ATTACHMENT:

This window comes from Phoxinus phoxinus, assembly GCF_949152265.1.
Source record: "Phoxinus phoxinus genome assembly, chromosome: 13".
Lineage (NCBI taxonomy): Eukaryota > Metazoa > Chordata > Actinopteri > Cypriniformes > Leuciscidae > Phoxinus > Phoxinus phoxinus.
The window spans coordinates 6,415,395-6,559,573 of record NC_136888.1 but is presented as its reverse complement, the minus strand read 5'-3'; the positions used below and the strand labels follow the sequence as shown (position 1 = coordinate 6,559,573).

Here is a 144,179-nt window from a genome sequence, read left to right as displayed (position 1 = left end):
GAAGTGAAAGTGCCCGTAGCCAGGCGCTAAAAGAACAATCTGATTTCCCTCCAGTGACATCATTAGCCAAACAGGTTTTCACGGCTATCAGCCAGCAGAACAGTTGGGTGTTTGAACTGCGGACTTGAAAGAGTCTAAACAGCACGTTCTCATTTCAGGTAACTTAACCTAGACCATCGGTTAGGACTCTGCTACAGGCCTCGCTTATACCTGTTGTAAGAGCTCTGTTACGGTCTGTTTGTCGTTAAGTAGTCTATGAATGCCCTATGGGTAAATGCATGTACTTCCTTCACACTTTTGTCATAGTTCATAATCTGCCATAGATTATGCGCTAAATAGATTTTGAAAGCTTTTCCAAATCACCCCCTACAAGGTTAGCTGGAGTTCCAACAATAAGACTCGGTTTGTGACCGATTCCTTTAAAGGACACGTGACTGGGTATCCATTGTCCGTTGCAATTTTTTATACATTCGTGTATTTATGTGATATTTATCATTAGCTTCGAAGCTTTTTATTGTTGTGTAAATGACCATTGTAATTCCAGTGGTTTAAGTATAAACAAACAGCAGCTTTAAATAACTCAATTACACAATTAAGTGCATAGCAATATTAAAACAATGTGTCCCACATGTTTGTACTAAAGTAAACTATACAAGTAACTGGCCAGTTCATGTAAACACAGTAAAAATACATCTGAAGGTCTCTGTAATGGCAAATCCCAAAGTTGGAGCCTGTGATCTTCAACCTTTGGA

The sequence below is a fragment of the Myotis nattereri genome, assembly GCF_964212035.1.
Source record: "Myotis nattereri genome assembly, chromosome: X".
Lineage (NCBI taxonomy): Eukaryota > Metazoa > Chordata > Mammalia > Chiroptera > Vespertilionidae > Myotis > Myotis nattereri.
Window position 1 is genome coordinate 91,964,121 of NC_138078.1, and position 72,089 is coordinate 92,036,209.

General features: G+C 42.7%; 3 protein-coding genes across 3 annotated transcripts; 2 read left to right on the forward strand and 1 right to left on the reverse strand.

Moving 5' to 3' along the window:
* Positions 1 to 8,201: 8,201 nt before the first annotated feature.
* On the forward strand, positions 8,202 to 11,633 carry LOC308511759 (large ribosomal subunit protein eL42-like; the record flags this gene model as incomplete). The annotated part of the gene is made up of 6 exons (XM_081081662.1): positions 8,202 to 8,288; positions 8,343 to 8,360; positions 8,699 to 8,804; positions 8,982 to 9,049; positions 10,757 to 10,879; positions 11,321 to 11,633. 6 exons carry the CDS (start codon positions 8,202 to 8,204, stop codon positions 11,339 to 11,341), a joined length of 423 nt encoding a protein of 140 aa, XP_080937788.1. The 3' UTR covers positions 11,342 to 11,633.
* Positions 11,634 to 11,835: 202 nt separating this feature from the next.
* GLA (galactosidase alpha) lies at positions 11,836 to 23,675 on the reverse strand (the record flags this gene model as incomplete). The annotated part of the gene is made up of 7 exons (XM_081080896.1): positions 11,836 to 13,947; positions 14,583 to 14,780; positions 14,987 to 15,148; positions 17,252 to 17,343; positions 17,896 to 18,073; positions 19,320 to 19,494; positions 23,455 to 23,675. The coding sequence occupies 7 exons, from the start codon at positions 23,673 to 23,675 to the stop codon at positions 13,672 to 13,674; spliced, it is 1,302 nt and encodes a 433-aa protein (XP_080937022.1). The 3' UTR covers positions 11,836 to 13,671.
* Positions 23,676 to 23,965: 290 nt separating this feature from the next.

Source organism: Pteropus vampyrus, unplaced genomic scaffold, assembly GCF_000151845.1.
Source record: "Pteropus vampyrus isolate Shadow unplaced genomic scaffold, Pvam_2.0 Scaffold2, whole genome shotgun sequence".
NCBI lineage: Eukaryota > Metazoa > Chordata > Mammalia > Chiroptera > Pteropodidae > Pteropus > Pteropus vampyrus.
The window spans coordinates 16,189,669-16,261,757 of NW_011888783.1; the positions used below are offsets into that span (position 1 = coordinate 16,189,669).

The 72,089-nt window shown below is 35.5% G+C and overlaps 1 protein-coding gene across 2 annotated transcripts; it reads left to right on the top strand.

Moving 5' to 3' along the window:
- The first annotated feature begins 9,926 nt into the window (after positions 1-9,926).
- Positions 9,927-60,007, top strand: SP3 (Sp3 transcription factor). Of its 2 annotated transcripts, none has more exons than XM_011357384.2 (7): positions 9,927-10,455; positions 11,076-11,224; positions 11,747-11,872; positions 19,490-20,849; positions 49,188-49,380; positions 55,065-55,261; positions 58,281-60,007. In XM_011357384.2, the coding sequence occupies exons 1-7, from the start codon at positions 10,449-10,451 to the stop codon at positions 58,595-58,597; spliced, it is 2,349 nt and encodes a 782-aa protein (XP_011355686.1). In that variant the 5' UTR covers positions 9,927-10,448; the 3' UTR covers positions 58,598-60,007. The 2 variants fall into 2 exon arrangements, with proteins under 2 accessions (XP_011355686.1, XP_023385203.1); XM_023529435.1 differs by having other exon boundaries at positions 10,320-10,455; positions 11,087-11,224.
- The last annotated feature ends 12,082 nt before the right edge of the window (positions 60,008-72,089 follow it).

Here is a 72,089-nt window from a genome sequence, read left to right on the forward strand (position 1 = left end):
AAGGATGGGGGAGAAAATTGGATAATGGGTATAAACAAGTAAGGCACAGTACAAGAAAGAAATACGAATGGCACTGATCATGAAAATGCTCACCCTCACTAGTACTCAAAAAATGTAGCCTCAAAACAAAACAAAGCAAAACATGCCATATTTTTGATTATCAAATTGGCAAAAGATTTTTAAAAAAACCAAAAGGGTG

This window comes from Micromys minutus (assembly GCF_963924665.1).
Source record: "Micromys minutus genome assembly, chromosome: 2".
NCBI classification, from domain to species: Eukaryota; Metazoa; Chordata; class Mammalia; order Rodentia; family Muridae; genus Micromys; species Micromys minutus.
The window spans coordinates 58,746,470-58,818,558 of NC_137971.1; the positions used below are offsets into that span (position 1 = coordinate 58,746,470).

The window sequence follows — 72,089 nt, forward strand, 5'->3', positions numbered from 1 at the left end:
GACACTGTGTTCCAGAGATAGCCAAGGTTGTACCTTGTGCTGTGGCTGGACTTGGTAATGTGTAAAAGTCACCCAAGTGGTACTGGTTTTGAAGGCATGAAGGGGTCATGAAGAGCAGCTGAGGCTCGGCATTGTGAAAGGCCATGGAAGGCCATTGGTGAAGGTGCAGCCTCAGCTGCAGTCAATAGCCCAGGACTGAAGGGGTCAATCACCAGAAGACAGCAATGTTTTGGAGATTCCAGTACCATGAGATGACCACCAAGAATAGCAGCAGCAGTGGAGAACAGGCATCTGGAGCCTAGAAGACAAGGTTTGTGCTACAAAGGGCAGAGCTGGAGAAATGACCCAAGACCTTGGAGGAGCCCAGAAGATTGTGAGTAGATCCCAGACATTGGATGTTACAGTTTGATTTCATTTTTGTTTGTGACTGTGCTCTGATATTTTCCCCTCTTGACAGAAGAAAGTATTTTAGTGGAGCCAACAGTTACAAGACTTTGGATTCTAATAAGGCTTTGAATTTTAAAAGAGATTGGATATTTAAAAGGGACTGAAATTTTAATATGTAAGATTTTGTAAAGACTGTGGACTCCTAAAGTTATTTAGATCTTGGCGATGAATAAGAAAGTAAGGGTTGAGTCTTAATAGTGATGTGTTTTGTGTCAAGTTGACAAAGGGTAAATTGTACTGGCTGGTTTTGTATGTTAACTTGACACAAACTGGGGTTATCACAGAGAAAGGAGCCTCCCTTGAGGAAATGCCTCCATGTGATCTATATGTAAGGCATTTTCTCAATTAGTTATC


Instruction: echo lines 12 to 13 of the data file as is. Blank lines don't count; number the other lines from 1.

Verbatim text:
Moving 5' to 3' along the window:
* Positions 1 to 8,201: 8,201 nt before the first annotated feature.